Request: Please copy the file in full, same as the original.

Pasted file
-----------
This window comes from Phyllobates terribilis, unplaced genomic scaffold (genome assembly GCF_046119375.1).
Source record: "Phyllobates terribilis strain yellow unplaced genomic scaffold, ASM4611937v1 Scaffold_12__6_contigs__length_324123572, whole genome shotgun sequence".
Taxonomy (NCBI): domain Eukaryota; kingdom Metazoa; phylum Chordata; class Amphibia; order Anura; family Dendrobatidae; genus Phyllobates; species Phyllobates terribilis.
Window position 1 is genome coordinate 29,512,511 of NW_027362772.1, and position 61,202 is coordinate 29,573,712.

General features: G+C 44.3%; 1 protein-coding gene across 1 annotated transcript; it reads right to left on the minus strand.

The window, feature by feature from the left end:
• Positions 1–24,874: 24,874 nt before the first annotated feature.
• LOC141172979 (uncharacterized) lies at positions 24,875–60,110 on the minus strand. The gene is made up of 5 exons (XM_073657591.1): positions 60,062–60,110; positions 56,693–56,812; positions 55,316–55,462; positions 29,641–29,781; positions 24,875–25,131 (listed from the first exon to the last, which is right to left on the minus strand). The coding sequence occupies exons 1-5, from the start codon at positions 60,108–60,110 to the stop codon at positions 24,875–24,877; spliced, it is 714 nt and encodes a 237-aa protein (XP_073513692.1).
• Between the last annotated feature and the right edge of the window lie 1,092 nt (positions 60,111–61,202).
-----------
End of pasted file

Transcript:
This window comes from Phyllobates terribilis, unplaced genomic scaffold (genome assembly GCF_046119375.1).
Source record: "Phyllobates terribilis strain yellow unplaced genomic scaffold, ASM4611937v1 Scaffold_12__6_contigs__length_324123572, whole genome shotgun sequence".
Taxonomy (NCBI): domain Eukaryota; kingdom Metazoa; phylum Chordata; class Amphibia; order Anura; family Dendrobatidae; genus Phyllobates; species Phyllobates terribilis.
Window position 1 is genome coordinate 29,512,511 of NW_027362772.1, and position 61,202 is coordinate 29,573,712.

General features: G+C 44.3%; 1 protein-coding gene across 1 annotated transcript; it reads right to left on the minus strand.

The window, feature by feature from the left end:
• Positions 1–24,874: 24,874 nt before the first annotated feature.
• LOC141172979 (uncharacterized) lies at positions 24,875–60,110 on the minus strand. The gene is made up of 5 exons (XM_073657591.1): positions 60,062–60,110; positions 56,693–56,812; positions 55,316–55,462; positions 29,641–29,781; positions 24,875–25,131 (listed from the first exon to the last, which is right to left on the minus strand). The coding sequence occupies exons 1-5, from the start codon at positions 60,108–60,110 to the stop codon at positions 24,875–24,877; spliced, it is 714 nt and encodes a 237-aa protein (XP_073513692.1).
• Between the last annotated feature and the right edge of the window lie 1,092 nt (positions 60,111–61,202).